To be fair, maybe the “Sonic the Hedgehog” of websites:
According to The Washington Post, the Obama administration said Healthcare.gov processed 18,000 insurance enrollments during the most recent 24-hour period, “nearly double the previous record.” Great. But consider that on Cyber Monday last year, Amazon filled 306 orders per second. That’s 26.5 million orders in the most recent 24-hour period. This year, it’s hard to imagine that number won’t be higher.
Sure, Amazon has been at this for 18 years, and the White House only launched its site in October. But the point is that the technology exists to handle e-commerce traffic on an epic scale, and the White House hasn’t figured out how to use it. It so happens that Amazon is now offering the world a set of online infrastructure services, the AWS cloud, specifically designed to handle the massive amounts of traffic the White House hoped to juggle from the get-go (Netflix and Dropbox are both clients). But it took a different route, and in the simple terms of e-commerce, it’s still stuck in 1996.
In a story published yesterday, CNBC quotes an anonymous insurance industry source as saying that little more than 125,000 people managed to enroll for health insurance through Healthcare.gov through the end of November. By comparison, when Amazon filed for its IPO in 1997, it said that through the end of the previous year it had topped 180,000 customer accounts. In other words, Obama is still trying to reach a plateau that Amazon reached 17 years ago.
Oh yeah, it’s all sh*ts and giggles until “folks” lose their health insurance:
[S]ome Americans could inevitably experience a coverage gap by Jan. 1 – since roughly 5 million policies already were canceled because they didn’t meet the requirements of ObamaCare, and the website to sign up for new coverage isn’t working smoothly for everybody.
All canceled policies expire on Jan. 1, so those families are now scrambling to find a new one by the deadline of Dec. 23. So are those who were uninsured to begin with, which leaves a huge backlog.
“To get 5 million people — who have received individual cancellations in the last couple months — signed up by Dec. 23, you have to run through the system well over 200,000 people per day for those 23 days in December,” said James Capretta, with the Ethics and Public Policy Center. “So is the website really capable of handling 200,000 sign ups just to handle the individual cancellations?”
But the pre-Christmas crush isn’t the only problem. The federal government hasn’t built the software to accurately tell insurance companies who has actually enrolled. One report says up to one third of the enrollments since Oct. 1 have errors, so people may think they have coverage when they do not.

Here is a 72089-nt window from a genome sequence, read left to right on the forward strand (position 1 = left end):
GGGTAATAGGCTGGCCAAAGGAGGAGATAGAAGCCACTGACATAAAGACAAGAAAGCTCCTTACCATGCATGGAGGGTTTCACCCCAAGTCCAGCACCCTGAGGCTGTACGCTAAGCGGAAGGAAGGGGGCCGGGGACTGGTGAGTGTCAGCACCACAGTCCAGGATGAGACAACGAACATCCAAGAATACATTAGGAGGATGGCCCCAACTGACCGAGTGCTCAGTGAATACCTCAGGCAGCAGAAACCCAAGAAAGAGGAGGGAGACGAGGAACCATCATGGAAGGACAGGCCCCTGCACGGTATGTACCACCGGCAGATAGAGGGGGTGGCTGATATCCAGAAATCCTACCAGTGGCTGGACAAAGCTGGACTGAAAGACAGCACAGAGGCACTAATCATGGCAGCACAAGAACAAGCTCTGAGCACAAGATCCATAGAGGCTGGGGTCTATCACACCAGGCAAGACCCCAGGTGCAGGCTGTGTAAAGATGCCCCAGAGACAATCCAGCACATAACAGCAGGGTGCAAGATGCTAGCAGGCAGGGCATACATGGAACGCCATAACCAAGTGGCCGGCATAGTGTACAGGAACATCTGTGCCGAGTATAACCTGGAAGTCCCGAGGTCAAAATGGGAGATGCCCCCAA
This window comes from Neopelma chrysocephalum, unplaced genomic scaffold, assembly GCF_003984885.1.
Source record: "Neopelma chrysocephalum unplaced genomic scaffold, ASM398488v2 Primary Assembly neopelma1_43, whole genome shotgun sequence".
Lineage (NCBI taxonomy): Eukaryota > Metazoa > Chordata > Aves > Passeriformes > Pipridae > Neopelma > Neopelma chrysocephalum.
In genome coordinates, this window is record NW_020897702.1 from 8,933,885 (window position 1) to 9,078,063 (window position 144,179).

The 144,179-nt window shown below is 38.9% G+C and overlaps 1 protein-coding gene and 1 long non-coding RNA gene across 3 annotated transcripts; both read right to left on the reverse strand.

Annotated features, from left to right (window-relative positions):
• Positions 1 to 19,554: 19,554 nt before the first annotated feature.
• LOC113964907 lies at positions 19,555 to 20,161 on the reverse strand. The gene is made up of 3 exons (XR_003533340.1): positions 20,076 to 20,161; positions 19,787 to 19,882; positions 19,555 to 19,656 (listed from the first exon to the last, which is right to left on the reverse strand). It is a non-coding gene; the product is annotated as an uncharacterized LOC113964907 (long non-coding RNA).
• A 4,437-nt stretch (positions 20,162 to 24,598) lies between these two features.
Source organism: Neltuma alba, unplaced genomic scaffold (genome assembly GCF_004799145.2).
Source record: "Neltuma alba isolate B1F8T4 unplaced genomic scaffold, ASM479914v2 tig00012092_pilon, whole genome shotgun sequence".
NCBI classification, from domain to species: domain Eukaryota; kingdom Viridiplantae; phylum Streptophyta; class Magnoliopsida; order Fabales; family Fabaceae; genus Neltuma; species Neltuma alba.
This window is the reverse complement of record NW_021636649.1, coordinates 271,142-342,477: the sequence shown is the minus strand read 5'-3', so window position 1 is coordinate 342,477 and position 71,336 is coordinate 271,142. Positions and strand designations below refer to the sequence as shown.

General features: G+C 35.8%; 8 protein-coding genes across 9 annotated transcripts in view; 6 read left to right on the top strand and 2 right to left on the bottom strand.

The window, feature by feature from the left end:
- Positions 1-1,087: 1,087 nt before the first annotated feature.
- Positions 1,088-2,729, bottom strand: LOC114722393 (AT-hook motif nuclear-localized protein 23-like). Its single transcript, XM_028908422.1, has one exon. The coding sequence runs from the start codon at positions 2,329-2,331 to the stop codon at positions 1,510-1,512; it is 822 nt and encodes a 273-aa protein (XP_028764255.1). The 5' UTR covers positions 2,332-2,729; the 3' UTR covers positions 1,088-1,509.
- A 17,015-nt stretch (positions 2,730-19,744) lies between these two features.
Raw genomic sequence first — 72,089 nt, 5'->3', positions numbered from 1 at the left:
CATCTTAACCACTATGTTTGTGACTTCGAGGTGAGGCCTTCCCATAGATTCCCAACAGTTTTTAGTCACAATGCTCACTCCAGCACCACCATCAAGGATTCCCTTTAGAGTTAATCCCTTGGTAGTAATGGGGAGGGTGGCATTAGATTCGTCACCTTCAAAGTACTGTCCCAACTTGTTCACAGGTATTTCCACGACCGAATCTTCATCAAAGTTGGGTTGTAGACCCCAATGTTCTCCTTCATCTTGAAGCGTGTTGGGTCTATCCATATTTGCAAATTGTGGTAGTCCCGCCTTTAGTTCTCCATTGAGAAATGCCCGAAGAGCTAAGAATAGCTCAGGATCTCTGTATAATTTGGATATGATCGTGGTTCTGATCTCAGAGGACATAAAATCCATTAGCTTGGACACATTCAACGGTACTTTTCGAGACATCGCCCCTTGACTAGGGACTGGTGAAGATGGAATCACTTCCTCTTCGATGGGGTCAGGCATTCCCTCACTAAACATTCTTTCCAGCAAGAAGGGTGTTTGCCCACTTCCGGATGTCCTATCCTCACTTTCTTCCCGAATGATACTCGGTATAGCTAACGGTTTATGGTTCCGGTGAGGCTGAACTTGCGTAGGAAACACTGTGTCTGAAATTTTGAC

In fact, officials say the software to make that work correctly hasn’t even been built yet.
No wonder Obama is selling this piece of [bleep] like Billy Mays on a cocaine-fueled high.
Oops. Sorry, Billy.
PS: Could any pitchman get away with this?
Nineteen people stood behind President Obama on stage in the Executive Office Building Tuesday as the president kicked off a new campaign to promote Obamacare. One of those people, a young Florida woman named Monica Weeks, introduced Obama after telling the story of being struck with Crohn’s Disease at age 19 and receiving expensive treatments for several years that were covered by her parents’ health care plan — because Obamacare allowed her to remain on that plan until age 26. Now, Weeks said, she has coverage through a job. “The Affordable Care Act gives young adults who are just starting their careers more time to find a good job that offers reliable health insurance,” Weeks said.
There were 18 other people standing with Weeks and the president on stage. Obama began his remarks by saying, “Thanks to Monica, thanks to everybody standing behind me.” A little later, criticizing Republicans who have pronounced Obamacare a failure, the president said, “I would advise them to check with the people who are here today and the people that they represent all across the country whose lives have been changed for the better by the Affordable Care Act.”
But Obama never said who those people were, and, unlike other events, the White House did not release their names or biographies. A spokesman later said the White House would not provide the information. A pool report called the group “19 individuals whom the White House said benefited from health care reform.” Beyond that, their connection to Obamacare remains unknown.
The last time Obama gathered everyday Americans to stand behind him as he delivered remarks on Obamacare turned into something of an embarrassment for the White House. It was Oct. 21, during the worst of the Obamacare website’s dysfunction, and the White House wanted to showcase people who had successfully navigated the system. The problem was, the brief biographies of those on stage — biographies released by the White House — showed that they had had the briefest and barest of interactions with the health care plan. One was said to have “used healthcare.gov to process his application and is waiting for the options for potential plans.” Another was said to be “planning to enroll after he explores his coverage options on the D.C. exchange.” And yet another was said to be planning “to comparison-shop for the best plan that meets her budget and needs.” They weren’t exactly success stories.
Pretty much no one they’ve trotted out has been as advertised. It’s fraud. A prison cell could hold Obama’s body (such a perfect specimen as it is), but I don’t think the entire island of Alcatraz could hold his chutzpah and ego. (Though Australia was a penal colony once, wasn’t it?)